I love a good rock ‘n’ roll loser.
There’s nothing quite like the ragged glory of a rock song that’s almost there — the time’s a little off, the vocals are straining to hit the melody without quite getting there, maybe there are a few bum notes from the band in the mix. Rock is uniquely suited for this kind of stuff, particularly when it comes to conveying a refusal to give up in the face of failure. I think a yearning for redemption has always been a key component of music’s appeal to humanity, but rock made it more visceral — and also struck a burning spark in the tension between the beauty of that redemptive promise and the guttural howl of the far more unpleasant truth.
There’s something painfully noble about this to me — about beauty that persists in the face of hopeless odds. I recently got a rise out of Matthew Ryan when I compared his music to Paul Newman in Cool Hand Luke, and man, I just love that spirit, that struggle, that vulnerability. It’s one of the things I think our Pro Tools addiction is costing us as listeners, but that’s a conversation for another day. I’m here to talk about Harry Nilsson.
1974’s Pussy Cats is my favorite Nilsson record, because it so gorgeously sums up everything I wrote about in those first two paragraphs. Of course, Nilsson was born a flawless technical singer, and he had more than enough craft to write songs of stunning beauty, but he was also a self-destructive madman, and as time wore on, that dichotomy drove his music away from songs like “One” and “Don’t Leave Me” and into darker, stranger, and — for my money — far more interesting places.
Nilsson wasn’t content to be beautiful. He had the urge to fail — partly, I think, because it was fun, and partly because he knew he could count on his prodigious gifts to carry him through when he wasn’t otherwise up to the task. And that’s Pussy Cats in a nutshell: an album that captures an amazing talent struggling between finding his muse and pissing it away.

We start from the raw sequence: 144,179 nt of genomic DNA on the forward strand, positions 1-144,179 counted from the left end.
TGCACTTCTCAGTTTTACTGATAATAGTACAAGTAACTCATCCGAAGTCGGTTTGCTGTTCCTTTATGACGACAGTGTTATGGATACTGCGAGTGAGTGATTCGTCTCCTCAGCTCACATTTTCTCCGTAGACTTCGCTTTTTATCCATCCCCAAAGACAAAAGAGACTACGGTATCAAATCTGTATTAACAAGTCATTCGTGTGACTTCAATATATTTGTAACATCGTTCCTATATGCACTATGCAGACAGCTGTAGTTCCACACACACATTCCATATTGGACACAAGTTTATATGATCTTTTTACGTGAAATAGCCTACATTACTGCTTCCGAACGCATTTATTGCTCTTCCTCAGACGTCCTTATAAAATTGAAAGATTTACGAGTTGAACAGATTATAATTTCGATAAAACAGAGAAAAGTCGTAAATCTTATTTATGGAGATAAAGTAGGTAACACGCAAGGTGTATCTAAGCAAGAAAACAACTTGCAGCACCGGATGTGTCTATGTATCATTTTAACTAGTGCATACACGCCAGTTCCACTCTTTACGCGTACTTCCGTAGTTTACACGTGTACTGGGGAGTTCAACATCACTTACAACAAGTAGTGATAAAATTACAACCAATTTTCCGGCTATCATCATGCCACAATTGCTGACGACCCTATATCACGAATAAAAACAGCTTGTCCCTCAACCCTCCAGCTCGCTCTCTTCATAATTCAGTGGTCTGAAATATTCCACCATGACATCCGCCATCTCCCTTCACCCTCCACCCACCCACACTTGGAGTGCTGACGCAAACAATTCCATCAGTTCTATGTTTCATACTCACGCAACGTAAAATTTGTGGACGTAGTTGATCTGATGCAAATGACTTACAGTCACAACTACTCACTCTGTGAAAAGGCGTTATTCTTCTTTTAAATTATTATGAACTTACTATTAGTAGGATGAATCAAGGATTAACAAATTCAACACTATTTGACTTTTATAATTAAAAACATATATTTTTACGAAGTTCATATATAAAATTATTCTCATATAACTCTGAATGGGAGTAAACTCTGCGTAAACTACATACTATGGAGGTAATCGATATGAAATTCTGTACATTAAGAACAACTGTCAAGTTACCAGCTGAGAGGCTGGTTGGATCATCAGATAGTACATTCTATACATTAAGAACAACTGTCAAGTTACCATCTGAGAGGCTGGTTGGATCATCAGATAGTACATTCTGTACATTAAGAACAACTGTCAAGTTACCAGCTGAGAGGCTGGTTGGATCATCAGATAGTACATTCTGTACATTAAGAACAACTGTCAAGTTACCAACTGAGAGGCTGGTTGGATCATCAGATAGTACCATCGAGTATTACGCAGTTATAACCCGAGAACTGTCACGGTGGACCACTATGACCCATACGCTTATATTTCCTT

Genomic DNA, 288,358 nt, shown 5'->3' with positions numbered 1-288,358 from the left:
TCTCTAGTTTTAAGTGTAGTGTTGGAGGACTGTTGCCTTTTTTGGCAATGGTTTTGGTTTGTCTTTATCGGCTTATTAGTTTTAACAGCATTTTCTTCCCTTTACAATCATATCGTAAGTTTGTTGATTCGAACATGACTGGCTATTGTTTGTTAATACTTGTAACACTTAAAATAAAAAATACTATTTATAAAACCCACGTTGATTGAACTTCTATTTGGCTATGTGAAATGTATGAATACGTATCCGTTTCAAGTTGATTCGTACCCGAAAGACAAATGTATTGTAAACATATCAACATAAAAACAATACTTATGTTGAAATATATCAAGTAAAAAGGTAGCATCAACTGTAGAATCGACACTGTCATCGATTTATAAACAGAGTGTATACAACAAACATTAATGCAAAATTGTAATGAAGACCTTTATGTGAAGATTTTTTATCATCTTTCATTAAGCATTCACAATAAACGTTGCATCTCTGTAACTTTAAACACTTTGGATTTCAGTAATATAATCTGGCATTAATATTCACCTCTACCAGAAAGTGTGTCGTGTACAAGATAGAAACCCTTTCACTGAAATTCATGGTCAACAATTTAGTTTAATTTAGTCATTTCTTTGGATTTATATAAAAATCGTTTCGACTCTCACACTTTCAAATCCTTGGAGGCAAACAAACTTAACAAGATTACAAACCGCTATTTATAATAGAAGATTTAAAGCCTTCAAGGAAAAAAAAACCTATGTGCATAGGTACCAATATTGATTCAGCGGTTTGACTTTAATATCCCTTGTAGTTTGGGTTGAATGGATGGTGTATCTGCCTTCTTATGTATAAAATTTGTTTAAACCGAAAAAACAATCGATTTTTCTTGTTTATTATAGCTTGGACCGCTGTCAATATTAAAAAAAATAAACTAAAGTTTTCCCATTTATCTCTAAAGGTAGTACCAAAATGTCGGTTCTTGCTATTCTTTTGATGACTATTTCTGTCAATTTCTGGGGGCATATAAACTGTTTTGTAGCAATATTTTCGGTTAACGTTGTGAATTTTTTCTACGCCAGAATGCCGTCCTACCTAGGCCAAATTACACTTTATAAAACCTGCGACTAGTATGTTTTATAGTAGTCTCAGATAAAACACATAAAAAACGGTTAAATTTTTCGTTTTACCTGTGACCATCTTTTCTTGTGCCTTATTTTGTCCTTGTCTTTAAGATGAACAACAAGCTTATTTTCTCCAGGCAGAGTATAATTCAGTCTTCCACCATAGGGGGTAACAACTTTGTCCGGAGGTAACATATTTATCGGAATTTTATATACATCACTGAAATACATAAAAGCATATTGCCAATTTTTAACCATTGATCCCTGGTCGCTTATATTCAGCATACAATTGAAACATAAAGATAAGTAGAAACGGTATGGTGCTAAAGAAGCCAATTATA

Harry was coming off A Little Touch of Schmilsson in the Night, an ill-advised (although quite lovely) collection of standards that derailed all the commercial momentum he’d built up with his best-selling Schmilsson and Son of Schmilsson LPs. Again, he was a study in contrasts; he knew he needed a hit, and he was convinced he’d help his case by drafting his famous pal John Lennon to produce it — but he didn’t want one badly enough to safeguard against the boozy disaster the sessions eventually became. But then, on the other other hand, Nilsson valued the mercurial Lennon’s involvement so greatly that he kept going even after he ruptured a vocal cord, hiding his deteriorating condition as long as he could (but not terribly well — listening to the Pussy Cats sessions in chronological order is a study in raspy decline).
Recorded during Lennon’s infamous lost weekend, Pussy Cats came at a low artistic ebb for Nilsson the songwriter — but as singular as he was as a composer, he was also a terrifically gifted interpreter, and that bailed him out on a few of the album’s tracks, including his take on Jimmy Cliff’s “Many Rivers to Cross.” In technical terms, it’s really a boozy wreck of a recording — the drums sound like they were tracked in taffy, the lead guitar smells like a Brandy Alexander, and Nilsson’s heartwrenching vocals are almost painful to hear. But put them all together, and oh, what a song:
Harry Nilsson, “Many Rivers to Cross” “Many Rivers to Cross”
Plenty of artists have covered this track, and Cliff was certainly no slouch himself, but this is the definitive version of the song for me. I found it at the best possible moment, reeling from the messy end of an unreasonably intense relationship in my early 20s, and just as RCA was remastering and reissuing a batch of his albums. I devoured them all, as well as the two-disc Personal Best anthology, but it was Pussy Cats that really called to me. “Many Rivers to Cross” just said it all, and when Harry buckles down and wails, willing his bleeding throat to scale notes he knew he wouldn’t hit, it takes me right back to the fall of ’95 — more than 20 years after it was recorded, and over a year after his untimely death, but still packed with that timeless blend of longing, regret, and — yes — hope for redemption.
Pussy Cats killed Nilsson’s career and damaged his voice for years, but he went on to create music of unparalleled beauty, too — and I don’t know if later works like Knnillssonn would have had as much depth if he hadn’t been willing to stumble into the boozy darkness on records like this. He knew if he followed the rules and connected all the dots, he could make a perfect pop song, but there was something in Nilsson that drew him away from the straight and narrow — and for me, anyway, that’s always made all the difference. Nothing is hopeless when you listen to an album like Pussy Cats — it’s heartbreaking proof that we all possess the potential for acts of staggering beauty, even in spite of our deepest flaws.